(Seen at the 2.30pm preview performance on 2nd
This is the slickest transfer the monkey has ever seen. The
production feels like it originated on the West End stage, rather than an import
after a “bus and truck” trek across the USA. It is impossible not to admire the
highest standards set in every aspect - staging, design, lighting, direction and
of course performance.
Alexia Khadime brings a fabulous naivety to Mafala Hatimbi,
a simple African girl bewitched by Mormanism and bewitching one of two amazing
real Americans (Jared Gertner) in the cast. Getner’s partner in Mormonism, Gavin
Creel, also justifies his transatlantic journey bringing an energy that never
flags. Other standouts in the cast include Chris Jarman as a cross between Idi
Amin and Mr T, and a suitably horrified Stephen Ashfield as Elder McKinley.
So, plaudits the monkey can agree on are out of the way. It
comes to the show itself. And for the first time ever, it is going to write two
reviews of it. Simply because this show can be taken either way... and it
honestly can’t decide which it feels more strongly...
First review: this is where those “terribly witty at
interpreting Fraternity Humour” chaps who wrote the clever revues at Harvard and
Yale moved on to. A knowing and very adult romp. It imbues all who see and “get”
the parodies with a wonderful veneer of sophistication; thus transcending the
strong language and very ‘daring’ comedy, to take in several useful points about
religion and world matters.
Laugh? You’ll rarely stop at some inventive parodies of
religious and maniacal dictators, victims and saviours; and one inspired
hospital joke that may have raised a Kenneth Williams eyebrow. Oh, and you’ll
never again see “The Sound Of Music,” “Wicked,” “Annie,” “Fiddler on the Roof,”
“The Lion King,” “A Chorus Line” or “The King and I” in the same light.
Leave humming the catchy “Hasa Diga Eebowai,” having taken
a wonderful two hours out from everyday life. It may be a “one time show – once
you’ve got the joke, you don’t need to go again,” but you have to admire the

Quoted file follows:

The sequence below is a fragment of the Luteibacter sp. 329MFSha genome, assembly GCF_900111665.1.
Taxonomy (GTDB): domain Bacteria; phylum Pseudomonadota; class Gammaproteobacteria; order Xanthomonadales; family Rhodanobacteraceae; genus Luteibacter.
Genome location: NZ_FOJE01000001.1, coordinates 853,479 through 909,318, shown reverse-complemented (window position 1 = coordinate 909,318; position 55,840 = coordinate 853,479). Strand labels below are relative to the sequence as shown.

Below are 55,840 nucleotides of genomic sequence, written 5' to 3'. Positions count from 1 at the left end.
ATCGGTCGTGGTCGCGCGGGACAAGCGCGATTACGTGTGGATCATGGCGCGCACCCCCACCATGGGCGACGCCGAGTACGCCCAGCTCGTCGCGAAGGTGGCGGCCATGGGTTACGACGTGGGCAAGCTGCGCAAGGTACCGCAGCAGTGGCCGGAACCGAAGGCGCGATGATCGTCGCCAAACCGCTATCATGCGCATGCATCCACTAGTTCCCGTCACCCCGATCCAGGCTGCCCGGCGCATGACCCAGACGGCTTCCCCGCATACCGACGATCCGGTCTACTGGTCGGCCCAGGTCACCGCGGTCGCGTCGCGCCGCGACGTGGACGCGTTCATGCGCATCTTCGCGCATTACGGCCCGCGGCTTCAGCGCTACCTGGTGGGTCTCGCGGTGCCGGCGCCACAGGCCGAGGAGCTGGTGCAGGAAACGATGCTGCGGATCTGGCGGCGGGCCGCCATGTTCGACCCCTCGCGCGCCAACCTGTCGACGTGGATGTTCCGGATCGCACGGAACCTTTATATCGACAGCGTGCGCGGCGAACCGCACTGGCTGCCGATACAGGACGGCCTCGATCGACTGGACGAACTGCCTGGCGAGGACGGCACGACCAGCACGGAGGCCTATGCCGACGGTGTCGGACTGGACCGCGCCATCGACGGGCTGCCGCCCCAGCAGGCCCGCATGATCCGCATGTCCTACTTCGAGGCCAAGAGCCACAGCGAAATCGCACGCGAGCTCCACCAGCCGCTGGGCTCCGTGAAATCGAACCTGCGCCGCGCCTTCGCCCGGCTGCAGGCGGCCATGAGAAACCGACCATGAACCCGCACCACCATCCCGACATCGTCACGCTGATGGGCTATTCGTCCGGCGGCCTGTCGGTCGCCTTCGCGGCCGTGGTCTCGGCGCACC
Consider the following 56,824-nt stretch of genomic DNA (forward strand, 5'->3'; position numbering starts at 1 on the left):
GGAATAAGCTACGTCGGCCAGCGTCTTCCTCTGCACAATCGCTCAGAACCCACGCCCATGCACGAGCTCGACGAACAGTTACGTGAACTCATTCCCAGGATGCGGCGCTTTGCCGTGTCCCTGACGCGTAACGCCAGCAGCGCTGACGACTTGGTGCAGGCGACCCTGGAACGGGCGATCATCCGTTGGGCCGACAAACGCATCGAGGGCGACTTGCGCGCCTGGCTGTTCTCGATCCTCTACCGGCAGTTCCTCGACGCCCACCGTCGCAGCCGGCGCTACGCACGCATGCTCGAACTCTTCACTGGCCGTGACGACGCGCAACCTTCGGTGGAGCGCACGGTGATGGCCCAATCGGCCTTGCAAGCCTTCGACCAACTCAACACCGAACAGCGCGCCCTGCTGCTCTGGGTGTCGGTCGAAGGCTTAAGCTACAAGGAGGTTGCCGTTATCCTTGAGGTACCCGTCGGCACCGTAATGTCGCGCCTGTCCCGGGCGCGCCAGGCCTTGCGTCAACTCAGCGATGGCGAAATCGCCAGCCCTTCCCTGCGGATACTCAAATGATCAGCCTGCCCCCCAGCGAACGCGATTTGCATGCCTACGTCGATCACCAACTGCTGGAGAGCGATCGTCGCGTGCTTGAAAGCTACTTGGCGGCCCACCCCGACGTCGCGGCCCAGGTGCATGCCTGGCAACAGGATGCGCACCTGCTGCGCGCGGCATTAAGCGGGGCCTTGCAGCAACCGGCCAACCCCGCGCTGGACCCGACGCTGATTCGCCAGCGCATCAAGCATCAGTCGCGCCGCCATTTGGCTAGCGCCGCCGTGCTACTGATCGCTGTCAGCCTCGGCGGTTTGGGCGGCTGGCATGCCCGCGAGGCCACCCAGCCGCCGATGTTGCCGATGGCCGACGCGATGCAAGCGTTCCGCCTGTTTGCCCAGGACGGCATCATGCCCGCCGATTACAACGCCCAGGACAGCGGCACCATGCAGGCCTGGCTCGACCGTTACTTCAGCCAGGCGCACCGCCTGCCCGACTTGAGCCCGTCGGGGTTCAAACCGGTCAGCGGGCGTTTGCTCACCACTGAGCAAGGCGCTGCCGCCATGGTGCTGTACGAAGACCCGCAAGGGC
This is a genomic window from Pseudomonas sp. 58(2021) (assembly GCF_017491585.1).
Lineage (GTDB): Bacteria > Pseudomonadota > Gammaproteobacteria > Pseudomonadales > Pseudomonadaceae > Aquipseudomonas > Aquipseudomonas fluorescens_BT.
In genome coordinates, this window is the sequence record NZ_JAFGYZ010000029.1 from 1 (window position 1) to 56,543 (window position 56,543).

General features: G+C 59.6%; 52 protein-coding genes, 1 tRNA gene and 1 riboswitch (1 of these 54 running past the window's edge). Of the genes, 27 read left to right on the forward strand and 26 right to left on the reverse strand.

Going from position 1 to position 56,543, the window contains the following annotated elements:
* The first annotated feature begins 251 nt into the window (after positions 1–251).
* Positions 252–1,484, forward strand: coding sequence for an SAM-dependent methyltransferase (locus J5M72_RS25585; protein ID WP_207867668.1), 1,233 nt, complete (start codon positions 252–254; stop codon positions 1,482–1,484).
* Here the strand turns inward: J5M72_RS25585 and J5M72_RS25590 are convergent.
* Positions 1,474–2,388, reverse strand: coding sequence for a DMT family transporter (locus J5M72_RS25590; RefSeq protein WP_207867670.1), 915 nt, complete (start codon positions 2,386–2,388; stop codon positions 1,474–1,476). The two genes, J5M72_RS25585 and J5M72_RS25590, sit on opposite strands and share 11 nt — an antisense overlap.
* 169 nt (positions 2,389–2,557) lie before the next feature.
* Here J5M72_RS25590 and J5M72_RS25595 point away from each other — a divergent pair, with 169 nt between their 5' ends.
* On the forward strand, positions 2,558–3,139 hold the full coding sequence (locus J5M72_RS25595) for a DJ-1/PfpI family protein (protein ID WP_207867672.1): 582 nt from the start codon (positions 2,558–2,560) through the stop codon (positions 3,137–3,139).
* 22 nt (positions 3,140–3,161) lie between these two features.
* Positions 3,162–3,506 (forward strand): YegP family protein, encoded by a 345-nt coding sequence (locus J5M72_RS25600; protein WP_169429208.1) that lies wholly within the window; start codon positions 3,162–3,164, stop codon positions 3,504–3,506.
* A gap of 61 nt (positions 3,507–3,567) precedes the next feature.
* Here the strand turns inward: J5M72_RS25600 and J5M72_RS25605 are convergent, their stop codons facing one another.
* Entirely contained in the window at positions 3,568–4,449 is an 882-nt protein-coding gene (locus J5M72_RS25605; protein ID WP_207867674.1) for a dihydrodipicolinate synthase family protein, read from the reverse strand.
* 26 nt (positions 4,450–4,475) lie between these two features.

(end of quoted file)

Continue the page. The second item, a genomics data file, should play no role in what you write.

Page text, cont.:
post-modernity of it all.
Second review: just why is this foul-mouthed show is the
toast of New York, is it all an elaborate hoax? In the first 20 minutes
audiences get the stage equivalent of a cute 5-year-old saying “bum” and getting
a big laugh from the adults. The child thus repeats it ad nauseam, with rapidly
diminishing returns, until his adoption can be arranged.
A (when the monkey saw it, and estimated at least) 99.5%
white middle-class audience considered it fine to roar with laughter at ‘US
perspective’ stereotypical “victim Africa.” The script excuses an
uncomfortable-if-you-think-about-it ‘typewriter’ gag (among many others) with a
final payoff “we recognise a metaphor so we are not stupid poor people, so look,
the writers don't mean any of it.”
Aside from the fact there are so few leading West End parts
specifically for black actors, a liberal mind may ponder, “just how desperate
some of the cast were for the job, and if some of them had read the script
And that is, of course, before the title religion is
considered. It’s interesting to speculate on whether the writers might have
taken on one Middle Eastern faith in the same manner... given that during the
show it’s tellingly the one religion they don’t mention. A cowardly opting for a
safer target, perhaps? Oh, and just for the record, if there is a sequel about
that other belief system, the monkey won’t be requiring a ticket, thanks.
Simply, this musical will divide audiences into those
seeing it as “a gay romp with Mormons and Villagers in Africa” and those willing
to analyse just why they did feel so uncomfortable with what they were watching.
For the broadest minded or “South Park” fan wanting a hip,
adult, Rolls-Royce quality finish of a musical that will deliver solid belly
laughs without requiring thought, this delivers perhaps beyond anything else in
London. Others may find it raises more moral questions than even a fifth volume
of the greatest book ever written might be able to answer.